How artificial intelligence will convert aviation data into insight
INVESTMENT in artificial intelligence (AI) systems in the commercial aviation industry is expected to exceed more than US$2223m by 2024, new research predicts, writes Thelma Etim.
Wholesale changes to airport operations introduced over the last 20 years in response to the exponential expansion of the global aviation industry, are now forcing airport authorities and airlines to search for alternative approaches to the management of the complex ecosystem of aviation operations, suggests a number of reports.
The growth in the use of AI is being driven by several major factors, including the increased adoption of cloud-based applications and services – the ‘smart’ airports trend is a typical example – as is the dramatic increase in capital investment required by all aviation corporations.
Another major influencing factor is the gradual integration of crypto-currency blockchain transactions, a development which will lead to vast improvements in the operational efficiency and transparency of the industry’s workflow and workforce.
‘Artificial intelligence is currently being developed faster than regulators’ abilities to govern its use…’
Blockchain technology, where all relevant data is captured publicly on a database and is then automatically shared between a network of computers, can be implemented by manufacturers and airline operators alike for comprehensive data sharing and reconciliation, leading to reduction of the multiple complexities associated with cross-enterprise business processes.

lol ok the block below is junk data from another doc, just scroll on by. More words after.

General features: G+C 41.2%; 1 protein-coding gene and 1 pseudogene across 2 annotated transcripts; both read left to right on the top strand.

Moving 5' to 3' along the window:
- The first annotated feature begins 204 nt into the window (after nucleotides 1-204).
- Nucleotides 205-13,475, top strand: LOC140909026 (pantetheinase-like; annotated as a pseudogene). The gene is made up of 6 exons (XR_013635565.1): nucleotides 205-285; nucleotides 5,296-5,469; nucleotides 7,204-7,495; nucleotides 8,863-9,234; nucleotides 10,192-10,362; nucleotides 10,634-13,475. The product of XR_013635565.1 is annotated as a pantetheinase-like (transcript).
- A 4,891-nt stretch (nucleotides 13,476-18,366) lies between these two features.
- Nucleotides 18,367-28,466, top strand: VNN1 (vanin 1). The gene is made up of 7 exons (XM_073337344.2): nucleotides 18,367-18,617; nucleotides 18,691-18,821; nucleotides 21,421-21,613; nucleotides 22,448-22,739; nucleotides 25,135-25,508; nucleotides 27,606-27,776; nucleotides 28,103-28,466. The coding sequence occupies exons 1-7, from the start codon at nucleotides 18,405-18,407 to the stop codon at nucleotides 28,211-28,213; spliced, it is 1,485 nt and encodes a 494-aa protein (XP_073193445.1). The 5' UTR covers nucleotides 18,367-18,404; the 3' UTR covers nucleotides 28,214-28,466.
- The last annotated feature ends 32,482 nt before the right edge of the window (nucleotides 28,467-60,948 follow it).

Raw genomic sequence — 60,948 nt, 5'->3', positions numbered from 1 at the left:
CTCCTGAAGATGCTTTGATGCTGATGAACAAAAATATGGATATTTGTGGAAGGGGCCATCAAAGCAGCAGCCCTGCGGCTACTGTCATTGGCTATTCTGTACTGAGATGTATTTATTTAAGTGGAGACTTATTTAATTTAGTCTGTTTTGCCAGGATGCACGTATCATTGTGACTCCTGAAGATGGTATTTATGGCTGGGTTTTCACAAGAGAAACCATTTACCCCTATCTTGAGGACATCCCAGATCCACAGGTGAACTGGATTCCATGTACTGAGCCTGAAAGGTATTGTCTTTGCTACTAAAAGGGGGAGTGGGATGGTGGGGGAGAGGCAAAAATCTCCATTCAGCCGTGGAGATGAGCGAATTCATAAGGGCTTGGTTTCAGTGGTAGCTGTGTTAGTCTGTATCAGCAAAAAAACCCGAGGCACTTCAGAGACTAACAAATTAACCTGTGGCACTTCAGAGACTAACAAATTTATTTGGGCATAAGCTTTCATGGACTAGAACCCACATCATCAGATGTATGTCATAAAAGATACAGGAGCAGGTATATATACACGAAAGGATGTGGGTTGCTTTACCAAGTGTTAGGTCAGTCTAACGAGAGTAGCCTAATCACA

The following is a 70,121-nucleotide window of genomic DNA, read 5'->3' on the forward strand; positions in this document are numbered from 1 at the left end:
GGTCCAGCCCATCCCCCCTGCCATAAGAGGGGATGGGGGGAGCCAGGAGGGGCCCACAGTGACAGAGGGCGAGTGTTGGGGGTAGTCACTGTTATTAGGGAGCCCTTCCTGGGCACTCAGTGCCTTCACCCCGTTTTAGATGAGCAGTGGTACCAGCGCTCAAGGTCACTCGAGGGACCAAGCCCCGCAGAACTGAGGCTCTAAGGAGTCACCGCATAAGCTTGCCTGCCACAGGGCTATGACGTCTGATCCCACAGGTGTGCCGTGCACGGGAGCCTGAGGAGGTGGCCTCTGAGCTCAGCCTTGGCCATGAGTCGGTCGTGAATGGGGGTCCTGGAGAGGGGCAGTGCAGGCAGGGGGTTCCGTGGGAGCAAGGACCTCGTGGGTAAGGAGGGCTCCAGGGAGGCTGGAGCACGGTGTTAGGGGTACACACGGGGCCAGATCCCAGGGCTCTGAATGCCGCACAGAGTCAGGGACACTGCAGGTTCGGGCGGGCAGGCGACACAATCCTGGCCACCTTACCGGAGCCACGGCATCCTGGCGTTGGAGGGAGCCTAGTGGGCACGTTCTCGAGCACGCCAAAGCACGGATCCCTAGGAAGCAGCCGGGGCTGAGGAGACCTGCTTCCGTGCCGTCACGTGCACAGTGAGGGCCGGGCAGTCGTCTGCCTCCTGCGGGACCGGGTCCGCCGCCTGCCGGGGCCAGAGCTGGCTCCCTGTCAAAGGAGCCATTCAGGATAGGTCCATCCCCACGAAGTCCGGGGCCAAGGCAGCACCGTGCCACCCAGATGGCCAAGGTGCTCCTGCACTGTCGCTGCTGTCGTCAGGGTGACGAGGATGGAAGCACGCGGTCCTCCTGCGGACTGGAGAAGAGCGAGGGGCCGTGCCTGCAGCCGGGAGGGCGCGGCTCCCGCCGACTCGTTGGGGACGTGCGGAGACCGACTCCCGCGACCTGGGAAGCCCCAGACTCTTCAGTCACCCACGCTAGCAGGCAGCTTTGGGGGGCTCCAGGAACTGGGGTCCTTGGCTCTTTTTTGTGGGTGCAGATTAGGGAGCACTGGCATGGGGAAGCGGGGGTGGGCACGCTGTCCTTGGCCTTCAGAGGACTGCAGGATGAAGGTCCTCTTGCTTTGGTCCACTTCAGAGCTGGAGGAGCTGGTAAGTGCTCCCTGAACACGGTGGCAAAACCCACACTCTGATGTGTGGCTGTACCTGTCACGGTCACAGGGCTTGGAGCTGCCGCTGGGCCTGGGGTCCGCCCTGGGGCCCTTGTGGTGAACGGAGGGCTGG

However, cybersecurity remains a major concern. The collection of huge amounts of data for legitimate analysis may also be at risk of being available for abuse by hackers and miscreants.
The possible impact of cyberattacks ranges from endangering the safety of an aircraft, to affecting operational reliability, financial health and business continuity, a report stresses.
Broader research also reveals mounting disquiet surrounding the growing accountability gap between those who build artificial intelligence systems and those who stand to be affected by them.
The problem is that artificial intelligence is currently being developed faster than regulators’ abilities to govern its use, warns an AI Now report affiliated with New York University.
This situation threatens to consolidate power in those tech companies and the oppressive governments that may deploy AI, while rendering just about everyone else vulnerable to its biases, capacities for intrusive surveillance and myriad other dysfunctions, the report asserts.
The New York study contains 10 recommendations for policymakers as well as a diagnosis of AI’s most potentially destructive trends. “Governments need to regulate AI,” the recommendation exhorts.
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